Cognitive Biases in Market Forecasts by Ken Fisher

The frailty of forecasting.

Some days it seems as if the world is divided into two groups, those who forecast that the DJIA will soar to 36,000 very soon and those who forecast, with equal confidence, that it will plummet to 3,600. We argue that forecasters often exaggerate the reliability of their forecasts, and trace this exaggeration to the illusion of validity.

“People are prone to experience much confidence in highly fallible judgment, a phenomenon that may be termed the illusion of validity,” write Kahneman and Tversky [1973]. “Like other perceptual and judgmental errors, the illusion of validity persists even when its illusionary character is recognized” (p. 249).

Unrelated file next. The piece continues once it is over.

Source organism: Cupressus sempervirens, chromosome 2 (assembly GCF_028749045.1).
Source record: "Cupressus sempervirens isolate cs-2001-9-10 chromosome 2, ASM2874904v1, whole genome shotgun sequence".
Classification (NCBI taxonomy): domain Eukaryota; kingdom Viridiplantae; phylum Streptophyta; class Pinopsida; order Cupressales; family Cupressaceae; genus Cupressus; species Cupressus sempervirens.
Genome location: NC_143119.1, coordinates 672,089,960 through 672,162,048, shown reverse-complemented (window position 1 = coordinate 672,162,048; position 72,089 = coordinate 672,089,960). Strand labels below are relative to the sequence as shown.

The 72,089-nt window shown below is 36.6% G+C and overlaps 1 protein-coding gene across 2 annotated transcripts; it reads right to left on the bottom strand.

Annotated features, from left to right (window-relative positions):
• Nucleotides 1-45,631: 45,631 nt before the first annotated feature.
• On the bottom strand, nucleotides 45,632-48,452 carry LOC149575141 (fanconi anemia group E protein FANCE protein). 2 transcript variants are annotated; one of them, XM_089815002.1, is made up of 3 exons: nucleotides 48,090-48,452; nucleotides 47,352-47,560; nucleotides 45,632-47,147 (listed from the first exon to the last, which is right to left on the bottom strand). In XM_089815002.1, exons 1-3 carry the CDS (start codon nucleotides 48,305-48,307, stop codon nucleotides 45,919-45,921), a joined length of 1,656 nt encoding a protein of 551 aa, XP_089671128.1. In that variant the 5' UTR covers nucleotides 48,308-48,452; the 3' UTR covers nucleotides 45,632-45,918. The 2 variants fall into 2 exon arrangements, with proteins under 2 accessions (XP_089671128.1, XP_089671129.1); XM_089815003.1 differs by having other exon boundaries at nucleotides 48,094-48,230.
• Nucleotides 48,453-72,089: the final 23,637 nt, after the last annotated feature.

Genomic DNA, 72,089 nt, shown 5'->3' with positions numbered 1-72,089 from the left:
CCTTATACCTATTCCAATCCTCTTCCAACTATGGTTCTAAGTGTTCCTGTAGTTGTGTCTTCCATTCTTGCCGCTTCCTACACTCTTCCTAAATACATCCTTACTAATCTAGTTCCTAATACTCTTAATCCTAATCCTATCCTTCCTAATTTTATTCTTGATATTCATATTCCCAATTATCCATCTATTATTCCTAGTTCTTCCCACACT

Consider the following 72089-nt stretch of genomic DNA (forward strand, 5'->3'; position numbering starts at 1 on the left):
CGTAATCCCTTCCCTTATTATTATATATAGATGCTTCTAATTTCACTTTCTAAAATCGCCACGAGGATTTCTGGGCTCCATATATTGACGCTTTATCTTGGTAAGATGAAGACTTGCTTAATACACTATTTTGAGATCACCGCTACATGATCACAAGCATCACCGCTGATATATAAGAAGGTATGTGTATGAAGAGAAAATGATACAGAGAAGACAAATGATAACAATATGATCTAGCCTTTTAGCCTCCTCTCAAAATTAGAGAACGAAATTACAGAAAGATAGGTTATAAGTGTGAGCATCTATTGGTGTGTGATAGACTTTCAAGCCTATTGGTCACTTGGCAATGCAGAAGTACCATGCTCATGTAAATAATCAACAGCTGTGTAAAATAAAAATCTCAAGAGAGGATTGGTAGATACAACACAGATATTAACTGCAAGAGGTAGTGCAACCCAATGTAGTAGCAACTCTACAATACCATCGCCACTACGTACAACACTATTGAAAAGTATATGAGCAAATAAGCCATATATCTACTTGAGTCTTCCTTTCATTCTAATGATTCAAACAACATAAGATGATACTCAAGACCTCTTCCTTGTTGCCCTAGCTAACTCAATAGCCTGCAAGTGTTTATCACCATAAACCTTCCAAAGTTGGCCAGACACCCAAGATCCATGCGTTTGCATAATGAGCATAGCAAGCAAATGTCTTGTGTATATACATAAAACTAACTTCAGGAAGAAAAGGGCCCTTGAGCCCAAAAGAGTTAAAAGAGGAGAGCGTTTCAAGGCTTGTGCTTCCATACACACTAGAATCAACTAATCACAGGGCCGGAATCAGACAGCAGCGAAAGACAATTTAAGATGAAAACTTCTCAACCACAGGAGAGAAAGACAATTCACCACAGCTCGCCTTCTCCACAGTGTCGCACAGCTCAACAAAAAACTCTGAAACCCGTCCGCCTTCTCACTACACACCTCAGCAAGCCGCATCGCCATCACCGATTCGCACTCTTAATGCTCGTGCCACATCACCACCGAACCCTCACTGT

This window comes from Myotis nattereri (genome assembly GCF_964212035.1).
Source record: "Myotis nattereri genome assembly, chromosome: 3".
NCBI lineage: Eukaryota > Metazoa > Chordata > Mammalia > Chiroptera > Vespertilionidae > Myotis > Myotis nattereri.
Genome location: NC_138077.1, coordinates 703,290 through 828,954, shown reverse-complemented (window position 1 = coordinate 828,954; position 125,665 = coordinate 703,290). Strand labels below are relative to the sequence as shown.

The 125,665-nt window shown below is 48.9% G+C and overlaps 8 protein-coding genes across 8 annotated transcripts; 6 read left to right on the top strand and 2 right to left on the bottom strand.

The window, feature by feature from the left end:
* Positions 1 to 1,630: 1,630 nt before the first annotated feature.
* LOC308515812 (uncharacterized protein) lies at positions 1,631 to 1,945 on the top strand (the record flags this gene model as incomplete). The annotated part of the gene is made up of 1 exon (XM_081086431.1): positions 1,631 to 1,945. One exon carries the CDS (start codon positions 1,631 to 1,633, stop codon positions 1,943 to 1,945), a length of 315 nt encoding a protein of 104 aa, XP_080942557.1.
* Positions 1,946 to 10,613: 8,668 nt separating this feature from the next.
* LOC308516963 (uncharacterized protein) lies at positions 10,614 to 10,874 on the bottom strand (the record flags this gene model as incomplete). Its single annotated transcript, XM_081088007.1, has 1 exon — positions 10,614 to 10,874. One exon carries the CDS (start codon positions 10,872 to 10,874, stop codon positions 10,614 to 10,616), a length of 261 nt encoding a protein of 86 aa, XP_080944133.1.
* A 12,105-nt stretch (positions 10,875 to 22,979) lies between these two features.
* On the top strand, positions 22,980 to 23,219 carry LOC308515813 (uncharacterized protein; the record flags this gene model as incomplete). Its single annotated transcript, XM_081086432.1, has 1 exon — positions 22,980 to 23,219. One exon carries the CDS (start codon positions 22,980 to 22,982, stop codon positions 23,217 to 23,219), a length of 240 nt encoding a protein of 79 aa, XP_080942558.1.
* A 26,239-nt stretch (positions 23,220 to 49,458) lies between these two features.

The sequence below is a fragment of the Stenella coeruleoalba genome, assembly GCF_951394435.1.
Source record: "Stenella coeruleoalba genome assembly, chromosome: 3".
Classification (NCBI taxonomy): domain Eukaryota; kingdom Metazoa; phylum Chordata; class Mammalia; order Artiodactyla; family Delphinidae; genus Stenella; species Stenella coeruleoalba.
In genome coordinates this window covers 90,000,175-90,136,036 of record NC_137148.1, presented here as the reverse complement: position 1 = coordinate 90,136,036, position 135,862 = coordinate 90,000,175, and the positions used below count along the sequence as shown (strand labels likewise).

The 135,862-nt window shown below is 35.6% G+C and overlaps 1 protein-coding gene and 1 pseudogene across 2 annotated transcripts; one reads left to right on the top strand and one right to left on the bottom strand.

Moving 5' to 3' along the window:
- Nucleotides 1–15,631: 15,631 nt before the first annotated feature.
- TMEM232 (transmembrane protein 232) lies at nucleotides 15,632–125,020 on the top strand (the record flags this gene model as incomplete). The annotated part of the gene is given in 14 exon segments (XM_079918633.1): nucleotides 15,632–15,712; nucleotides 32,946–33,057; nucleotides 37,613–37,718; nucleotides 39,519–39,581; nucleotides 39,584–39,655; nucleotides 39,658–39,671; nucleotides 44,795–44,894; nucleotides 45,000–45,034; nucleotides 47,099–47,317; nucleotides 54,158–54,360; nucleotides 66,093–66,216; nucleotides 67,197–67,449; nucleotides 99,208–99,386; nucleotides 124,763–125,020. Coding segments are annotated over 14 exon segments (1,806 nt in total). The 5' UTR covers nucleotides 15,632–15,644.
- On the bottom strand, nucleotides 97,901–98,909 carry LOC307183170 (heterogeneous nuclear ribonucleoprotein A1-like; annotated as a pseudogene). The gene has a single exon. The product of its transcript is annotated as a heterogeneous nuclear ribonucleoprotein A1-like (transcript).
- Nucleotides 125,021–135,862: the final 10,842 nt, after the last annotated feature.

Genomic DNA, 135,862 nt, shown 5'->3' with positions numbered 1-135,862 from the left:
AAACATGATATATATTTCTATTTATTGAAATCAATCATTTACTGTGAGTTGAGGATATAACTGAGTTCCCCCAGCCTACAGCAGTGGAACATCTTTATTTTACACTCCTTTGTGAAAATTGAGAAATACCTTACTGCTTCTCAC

We discuss five cognitive biases that underlie the illusion of validity:

  • Overconfidence,
  • Confirmation
  • Representativeness
  • Anchoring &
  • Hindsight.

We use forecasts based on P/E ratios and dividend yields to illustrate the biases and offer remedies.

Editor’s Note:

This is an award winning research paper by Kenneth L. Fisher, which discusses futility of market forecasts. It was published in Fall 2000 issue of The Journal of Portfolio Management.

Please note that the figures published in this report are of the U.S. markets but the insights provided in it are applicable to every capital market.

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